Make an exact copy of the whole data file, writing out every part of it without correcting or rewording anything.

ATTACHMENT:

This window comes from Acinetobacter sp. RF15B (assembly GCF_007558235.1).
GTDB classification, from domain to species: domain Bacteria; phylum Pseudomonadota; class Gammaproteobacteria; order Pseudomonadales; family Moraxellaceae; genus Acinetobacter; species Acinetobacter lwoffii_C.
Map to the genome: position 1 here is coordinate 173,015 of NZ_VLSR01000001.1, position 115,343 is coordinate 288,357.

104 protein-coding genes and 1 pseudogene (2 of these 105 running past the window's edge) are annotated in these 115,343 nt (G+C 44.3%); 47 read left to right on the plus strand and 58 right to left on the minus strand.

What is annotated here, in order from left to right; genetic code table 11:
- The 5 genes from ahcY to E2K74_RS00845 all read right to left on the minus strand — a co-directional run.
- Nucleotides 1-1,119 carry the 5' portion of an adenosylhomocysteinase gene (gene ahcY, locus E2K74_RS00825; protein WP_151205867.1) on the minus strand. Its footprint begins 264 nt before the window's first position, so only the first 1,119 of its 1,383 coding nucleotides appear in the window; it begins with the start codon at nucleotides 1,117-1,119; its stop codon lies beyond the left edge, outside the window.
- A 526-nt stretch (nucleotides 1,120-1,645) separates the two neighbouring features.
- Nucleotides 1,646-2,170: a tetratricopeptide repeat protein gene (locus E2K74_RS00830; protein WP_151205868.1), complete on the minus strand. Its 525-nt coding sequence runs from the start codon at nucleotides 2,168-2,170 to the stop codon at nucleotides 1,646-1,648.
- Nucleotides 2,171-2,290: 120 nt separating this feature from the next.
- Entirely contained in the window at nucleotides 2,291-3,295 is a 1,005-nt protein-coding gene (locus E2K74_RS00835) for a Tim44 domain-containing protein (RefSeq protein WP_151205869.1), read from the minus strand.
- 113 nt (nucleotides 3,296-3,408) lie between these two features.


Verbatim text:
This window comes from Acinetobacter sp. RF15B (assembly GCF_007558235.1).
GTDB classification, from domain to species: domain Bacteria; phylum Pseudomonadota; class Gammaproteobacteria; order Pseudomonadales; family Moraxellaceae; genus Acinetobacter; species Acinetobacter lwoffii_C.
Map to the genome: position 1 here is coordinate 173,015 of NZ_VLSR01000001.1, position 115,343 is coordinate 288,357.

104 protein-coding genes and 1 pseudogene (2 of these 105 running past the window's edge) are annotated in these 115,343 nt (G+C 44.3%); 47 read left to right on the plus strand and 58 right to left on the minus strand.

What is annotated here, in order from left to right; genetic code table 11:
- The 5 genes from ahcY to E2K74_RS00845 all read right to left on the minus strand — a co-directional run.
- Nucleotides 1-1,119 carry the 5' portion of an adenosylhomocysteinase gene (gene ahcY, locus E2K74_RS00825; protein WP_151205867.1) on the minus strand. Its footprint begins 264 nt before the window's first position, so only the first 1,119 of its 1,383 coding nucleotides appear in the window; it begins with the start codon at nucleotides 1,117-1,119; its stop codon lies beyond the left edge, outside the window.
- A 526-nt stretch (nucleotides 1,120-1,645) separates the two neighbouring features.
- Nucleotides 1,646-2,170: a tetratricopeptide repeat protein gene (locus E2K74_RS00830; protein WP_151205868.1), complete on the minus strand. Its 525-nt coding sequence runs from the start codon at nucleotides 2,168-2,170 to the stop codon at nucleotides 1,646-1,648.
- Nucleotides 2,171-2,290: 120 nt separating this feature from the next.
- Entirely contained in the window at nucleotides 2,291-3,295 is a 1,005-nt protein-coding gene (locus E2K74_RS00835) for a Tim44 domain-containing protein (RefSeq protein WP_151205869.1), read from the minus strand.
- 113 nt (nucleotides 3,296-3,408) lie between these two features.